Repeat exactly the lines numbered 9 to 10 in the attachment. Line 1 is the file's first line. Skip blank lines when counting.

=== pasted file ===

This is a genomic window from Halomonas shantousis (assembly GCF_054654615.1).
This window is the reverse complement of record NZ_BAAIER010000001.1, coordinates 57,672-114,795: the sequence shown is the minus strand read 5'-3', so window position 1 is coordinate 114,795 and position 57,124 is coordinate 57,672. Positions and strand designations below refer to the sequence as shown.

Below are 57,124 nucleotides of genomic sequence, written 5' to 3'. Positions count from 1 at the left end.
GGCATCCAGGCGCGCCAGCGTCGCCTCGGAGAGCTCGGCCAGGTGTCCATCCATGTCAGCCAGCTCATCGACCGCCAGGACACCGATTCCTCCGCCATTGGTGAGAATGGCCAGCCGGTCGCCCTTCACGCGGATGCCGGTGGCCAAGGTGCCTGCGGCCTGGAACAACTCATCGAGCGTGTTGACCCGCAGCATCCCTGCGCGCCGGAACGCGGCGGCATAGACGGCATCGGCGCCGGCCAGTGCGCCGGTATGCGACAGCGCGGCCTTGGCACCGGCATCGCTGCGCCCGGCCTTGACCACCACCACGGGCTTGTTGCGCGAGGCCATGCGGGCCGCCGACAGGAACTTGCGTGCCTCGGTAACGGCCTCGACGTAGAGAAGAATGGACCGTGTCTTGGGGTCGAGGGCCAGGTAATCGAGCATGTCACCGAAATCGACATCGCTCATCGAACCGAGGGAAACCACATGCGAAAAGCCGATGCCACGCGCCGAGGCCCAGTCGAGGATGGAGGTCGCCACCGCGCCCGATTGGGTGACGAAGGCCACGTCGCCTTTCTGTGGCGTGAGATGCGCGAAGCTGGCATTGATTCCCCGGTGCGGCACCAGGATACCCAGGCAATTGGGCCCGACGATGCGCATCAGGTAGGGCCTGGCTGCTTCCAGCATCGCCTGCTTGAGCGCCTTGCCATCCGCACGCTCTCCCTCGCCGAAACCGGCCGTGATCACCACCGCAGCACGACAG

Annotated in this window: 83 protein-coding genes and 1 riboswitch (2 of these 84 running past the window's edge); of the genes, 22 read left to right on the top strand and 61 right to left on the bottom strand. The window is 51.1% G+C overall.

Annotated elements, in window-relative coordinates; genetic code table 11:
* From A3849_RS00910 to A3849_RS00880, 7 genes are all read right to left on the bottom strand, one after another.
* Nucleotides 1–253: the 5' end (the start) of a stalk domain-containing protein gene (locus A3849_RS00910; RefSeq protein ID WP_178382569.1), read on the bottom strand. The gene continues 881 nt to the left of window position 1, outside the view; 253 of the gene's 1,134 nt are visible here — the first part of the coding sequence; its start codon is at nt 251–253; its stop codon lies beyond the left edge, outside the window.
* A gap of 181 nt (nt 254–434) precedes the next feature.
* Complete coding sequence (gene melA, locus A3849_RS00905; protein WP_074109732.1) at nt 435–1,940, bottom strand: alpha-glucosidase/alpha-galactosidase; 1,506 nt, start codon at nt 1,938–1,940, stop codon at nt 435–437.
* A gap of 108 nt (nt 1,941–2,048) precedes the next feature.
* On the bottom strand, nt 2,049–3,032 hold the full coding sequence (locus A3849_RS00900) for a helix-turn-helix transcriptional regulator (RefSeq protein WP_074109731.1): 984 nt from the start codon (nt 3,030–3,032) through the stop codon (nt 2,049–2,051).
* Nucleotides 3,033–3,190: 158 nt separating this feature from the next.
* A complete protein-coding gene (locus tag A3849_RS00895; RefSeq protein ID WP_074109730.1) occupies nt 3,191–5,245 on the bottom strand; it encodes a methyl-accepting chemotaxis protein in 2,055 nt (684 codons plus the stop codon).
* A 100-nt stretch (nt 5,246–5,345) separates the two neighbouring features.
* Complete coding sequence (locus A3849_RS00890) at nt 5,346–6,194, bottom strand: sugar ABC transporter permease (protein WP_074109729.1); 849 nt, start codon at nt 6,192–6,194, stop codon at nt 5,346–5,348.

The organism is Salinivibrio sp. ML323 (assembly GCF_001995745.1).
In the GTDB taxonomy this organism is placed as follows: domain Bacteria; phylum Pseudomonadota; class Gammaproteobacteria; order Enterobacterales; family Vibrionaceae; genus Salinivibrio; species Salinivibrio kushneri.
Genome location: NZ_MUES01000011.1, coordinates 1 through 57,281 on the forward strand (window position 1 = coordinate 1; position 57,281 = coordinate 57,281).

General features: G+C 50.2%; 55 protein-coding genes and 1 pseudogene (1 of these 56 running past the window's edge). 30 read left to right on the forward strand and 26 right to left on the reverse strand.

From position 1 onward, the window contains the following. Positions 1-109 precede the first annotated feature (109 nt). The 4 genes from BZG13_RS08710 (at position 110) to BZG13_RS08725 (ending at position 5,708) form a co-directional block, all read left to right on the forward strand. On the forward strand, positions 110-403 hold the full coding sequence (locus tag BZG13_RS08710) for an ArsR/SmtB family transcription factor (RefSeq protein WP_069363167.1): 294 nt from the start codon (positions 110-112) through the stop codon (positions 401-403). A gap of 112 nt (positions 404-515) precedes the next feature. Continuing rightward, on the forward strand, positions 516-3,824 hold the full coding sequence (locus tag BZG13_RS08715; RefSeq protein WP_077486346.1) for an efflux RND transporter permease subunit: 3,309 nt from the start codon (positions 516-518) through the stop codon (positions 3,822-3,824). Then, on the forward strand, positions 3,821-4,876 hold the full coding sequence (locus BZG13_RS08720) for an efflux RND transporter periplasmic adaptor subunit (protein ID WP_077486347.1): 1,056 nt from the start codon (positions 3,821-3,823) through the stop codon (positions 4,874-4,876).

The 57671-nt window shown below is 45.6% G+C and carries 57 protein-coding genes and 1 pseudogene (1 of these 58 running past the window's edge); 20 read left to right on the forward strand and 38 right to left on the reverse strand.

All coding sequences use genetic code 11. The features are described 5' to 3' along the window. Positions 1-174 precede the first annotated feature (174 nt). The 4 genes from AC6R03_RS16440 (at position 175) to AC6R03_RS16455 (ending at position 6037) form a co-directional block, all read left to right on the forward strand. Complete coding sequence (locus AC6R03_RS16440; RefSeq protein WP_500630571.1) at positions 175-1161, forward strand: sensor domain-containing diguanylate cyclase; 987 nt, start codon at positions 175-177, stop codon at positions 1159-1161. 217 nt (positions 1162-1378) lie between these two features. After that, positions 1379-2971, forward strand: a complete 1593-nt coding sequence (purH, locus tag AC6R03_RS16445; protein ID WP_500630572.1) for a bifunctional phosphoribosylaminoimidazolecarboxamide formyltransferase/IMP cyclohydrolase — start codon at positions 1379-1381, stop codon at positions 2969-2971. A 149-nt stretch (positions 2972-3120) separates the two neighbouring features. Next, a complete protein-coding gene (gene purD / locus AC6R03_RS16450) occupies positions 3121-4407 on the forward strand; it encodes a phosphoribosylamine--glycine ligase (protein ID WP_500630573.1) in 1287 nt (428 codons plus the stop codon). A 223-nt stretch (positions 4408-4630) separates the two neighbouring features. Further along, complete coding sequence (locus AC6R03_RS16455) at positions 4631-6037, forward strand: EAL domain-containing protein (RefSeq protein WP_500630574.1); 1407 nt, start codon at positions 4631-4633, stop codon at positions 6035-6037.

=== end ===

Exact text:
* A gap of 181 nt (nt 254–434) precedes the next feature.
* Complete coding sequence (gene melA, locus A3849_RS00905; protein WP_074109732.1) at nt 435–1,940, bottom strand: alpha-glucosidase/alpha-galactosidase; 1,506 nt, start codon at nt 1,938–1,940, stop codon at nt 435–437.